Lillard has more turnovers than assists and as many shot attempts as he does points scored, and McCollum has been neutralized. It’s not the first time this has happened, as the Clippers used a similar coverage against Lillard during the 2016 playoffs. The Blazers ended up beating the Clippers in six games, but that’s largely because both Chris Paul and Blake Griffin missed the final two games due to injury.
Portland should resist running pick-and-rolls as frequently as it is since they only entice New Orleans to double-team Lillard, and instead roll with isolations using four-out lineups, or five-out with Al-Farouq Aminu at center. The Pelicans sometimes don’t even defend Aminu in the half court (he’s a career 33.6 percent 3-point shooter) and instead allow Anthony Davis to roam the paint. Maybe the solution would be to put Aminu at the 5, with a Lillard-McCollum backcourt, plus Harkless and Connaughton at the other spots. But when you’re talking about Connaughton as part of a lineup worth trying in a must-win playoff game, you know the team lacks significant depth, and, even then, Aminu defending Davis for any extended period of time could be trouble.
The Blazers have some solid role players like Aminu, and rookie center Zach Collins is blossoming. But the role players lack firepower, and they collectively aren’t coming through when the ball is being forced away from Lillard. The Blazers are shooting only 6-for-31 when Lillard passes out of the pick-and-roll, per Synergy. All parties are at fault. Collins and Nurkic are too often forcing contested shots on the roll, shooters are flat-out bricking shots, and Lillard must do a better job of making accurate passes. But the issue isn’t just offense. It’s defense. Lillard and McCollum both still offer the resistance of a wet tissue.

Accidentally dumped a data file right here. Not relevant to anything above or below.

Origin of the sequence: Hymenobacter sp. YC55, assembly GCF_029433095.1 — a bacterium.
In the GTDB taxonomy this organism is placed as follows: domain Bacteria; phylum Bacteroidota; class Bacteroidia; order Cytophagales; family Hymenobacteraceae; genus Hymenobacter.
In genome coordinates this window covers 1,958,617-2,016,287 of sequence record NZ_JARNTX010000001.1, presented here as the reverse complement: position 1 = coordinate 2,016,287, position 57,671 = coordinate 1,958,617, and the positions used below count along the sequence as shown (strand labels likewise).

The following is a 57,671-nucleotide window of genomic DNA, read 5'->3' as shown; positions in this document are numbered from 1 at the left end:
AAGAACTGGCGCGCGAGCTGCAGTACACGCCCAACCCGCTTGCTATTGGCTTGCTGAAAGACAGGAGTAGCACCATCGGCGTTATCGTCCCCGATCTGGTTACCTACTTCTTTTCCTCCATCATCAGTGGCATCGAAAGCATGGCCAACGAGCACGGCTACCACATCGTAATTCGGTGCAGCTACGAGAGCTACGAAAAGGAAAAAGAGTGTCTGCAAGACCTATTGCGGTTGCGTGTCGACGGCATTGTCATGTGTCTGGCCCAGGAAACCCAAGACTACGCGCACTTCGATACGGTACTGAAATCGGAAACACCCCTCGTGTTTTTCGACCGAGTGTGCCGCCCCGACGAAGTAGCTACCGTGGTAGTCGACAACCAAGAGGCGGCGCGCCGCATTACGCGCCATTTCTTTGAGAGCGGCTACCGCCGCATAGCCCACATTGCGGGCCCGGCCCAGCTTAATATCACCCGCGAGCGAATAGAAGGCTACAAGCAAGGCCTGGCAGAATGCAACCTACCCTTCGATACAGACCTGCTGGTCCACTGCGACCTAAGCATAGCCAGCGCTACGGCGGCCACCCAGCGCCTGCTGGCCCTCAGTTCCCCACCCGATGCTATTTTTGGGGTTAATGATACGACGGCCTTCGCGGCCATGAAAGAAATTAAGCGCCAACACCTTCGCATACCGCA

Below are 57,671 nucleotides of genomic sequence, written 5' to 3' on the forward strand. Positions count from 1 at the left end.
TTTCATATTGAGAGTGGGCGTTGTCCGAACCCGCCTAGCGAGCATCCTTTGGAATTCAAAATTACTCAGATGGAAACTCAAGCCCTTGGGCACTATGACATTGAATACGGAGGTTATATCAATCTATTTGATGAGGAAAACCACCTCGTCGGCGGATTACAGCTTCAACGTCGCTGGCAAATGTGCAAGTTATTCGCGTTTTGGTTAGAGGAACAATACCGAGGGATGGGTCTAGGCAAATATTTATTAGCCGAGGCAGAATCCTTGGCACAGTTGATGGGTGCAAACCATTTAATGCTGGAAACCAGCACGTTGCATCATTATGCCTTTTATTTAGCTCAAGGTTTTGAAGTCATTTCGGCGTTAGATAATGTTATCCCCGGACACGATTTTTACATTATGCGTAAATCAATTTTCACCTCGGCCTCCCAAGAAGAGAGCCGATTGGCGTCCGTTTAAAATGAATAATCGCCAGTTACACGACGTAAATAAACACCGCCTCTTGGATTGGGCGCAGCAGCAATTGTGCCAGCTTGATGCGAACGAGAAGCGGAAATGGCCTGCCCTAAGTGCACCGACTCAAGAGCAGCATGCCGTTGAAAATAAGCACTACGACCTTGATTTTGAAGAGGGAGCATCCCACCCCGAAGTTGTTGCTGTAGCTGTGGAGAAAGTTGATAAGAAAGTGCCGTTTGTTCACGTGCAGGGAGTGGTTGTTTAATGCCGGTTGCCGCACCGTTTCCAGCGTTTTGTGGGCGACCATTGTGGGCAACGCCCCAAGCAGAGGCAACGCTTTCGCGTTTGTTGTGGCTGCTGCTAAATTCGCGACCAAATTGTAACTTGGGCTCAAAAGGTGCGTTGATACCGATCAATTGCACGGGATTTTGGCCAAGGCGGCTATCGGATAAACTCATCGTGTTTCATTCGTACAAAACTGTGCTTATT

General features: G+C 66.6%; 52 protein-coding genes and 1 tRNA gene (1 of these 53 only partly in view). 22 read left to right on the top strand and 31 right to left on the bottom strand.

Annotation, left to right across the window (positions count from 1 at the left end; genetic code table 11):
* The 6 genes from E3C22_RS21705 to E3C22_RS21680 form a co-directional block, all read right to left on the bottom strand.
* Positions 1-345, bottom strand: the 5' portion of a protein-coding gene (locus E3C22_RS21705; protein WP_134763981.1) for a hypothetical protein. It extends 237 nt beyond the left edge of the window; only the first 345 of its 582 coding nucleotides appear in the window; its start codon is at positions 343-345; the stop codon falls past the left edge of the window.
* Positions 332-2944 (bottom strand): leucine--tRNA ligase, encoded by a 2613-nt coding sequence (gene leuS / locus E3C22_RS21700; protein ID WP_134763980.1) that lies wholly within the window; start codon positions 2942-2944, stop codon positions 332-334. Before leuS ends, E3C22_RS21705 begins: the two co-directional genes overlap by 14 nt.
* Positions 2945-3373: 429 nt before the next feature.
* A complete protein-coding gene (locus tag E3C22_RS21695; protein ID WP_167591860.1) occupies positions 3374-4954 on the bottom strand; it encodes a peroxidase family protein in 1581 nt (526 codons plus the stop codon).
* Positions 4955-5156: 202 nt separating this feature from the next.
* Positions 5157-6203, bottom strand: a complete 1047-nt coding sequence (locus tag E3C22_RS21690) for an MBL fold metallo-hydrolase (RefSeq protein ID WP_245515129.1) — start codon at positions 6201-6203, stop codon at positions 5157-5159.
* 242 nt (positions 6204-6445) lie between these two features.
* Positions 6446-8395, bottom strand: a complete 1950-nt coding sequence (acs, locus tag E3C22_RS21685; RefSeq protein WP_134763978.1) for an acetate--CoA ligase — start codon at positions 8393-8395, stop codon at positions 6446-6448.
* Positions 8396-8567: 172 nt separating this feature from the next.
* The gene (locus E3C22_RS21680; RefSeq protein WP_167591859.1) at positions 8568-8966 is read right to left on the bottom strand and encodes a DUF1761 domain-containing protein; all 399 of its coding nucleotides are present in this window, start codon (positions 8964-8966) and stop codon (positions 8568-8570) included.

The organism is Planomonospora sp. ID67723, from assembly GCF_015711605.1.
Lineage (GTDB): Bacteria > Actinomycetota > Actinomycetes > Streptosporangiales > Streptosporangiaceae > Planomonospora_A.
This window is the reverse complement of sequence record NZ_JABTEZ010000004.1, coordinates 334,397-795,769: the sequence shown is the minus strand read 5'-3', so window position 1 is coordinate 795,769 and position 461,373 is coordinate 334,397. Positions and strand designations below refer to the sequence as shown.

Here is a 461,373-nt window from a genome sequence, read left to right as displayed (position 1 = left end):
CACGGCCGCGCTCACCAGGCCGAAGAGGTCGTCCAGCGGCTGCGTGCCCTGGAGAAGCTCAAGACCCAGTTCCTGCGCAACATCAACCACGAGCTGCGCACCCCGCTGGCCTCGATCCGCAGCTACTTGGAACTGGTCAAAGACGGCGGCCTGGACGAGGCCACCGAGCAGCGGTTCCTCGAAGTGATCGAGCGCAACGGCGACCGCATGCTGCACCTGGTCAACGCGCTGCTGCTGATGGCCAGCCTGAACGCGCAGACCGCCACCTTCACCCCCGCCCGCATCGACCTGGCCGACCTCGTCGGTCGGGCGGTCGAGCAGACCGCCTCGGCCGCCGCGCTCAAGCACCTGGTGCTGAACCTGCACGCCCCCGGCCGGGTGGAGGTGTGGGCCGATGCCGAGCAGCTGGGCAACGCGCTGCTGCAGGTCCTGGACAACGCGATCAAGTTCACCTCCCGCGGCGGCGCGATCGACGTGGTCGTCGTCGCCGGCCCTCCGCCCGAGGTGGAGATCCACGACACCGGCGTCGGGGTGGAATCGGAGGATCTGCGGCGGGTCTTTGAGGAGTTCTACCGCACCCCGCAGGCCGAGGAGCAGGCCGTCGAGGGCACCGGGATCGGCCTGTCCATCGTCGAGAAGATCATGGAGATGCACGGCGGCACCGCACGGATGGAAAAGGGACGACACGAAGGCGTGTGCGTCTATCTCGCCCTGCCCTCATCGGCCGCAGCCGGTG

The Blazers had the eighth-ranked defense this season, but it hasn’t translated to the playoffs. They’re allowing the Pelicans to score 97.4 points per 100 possessions in the half court, per Synergy, which would’ve ranked sixth worst during the regular season—about the equivalent of the Mavs, Hawks, and Nets. Holiday and Rajon Rondo are both bigger and stronger than Portland’s backcourt; they’re not only scoring but also creating open shots for Nikola Mirotic, Ian Clark, and, of course, the Brow. It’s hard enough to hide a single poor defender in today’s NBA, with the way teams attempt to seek and destroy mismatches, but the Blazers have two weak links that have to be on the floor due to their offense.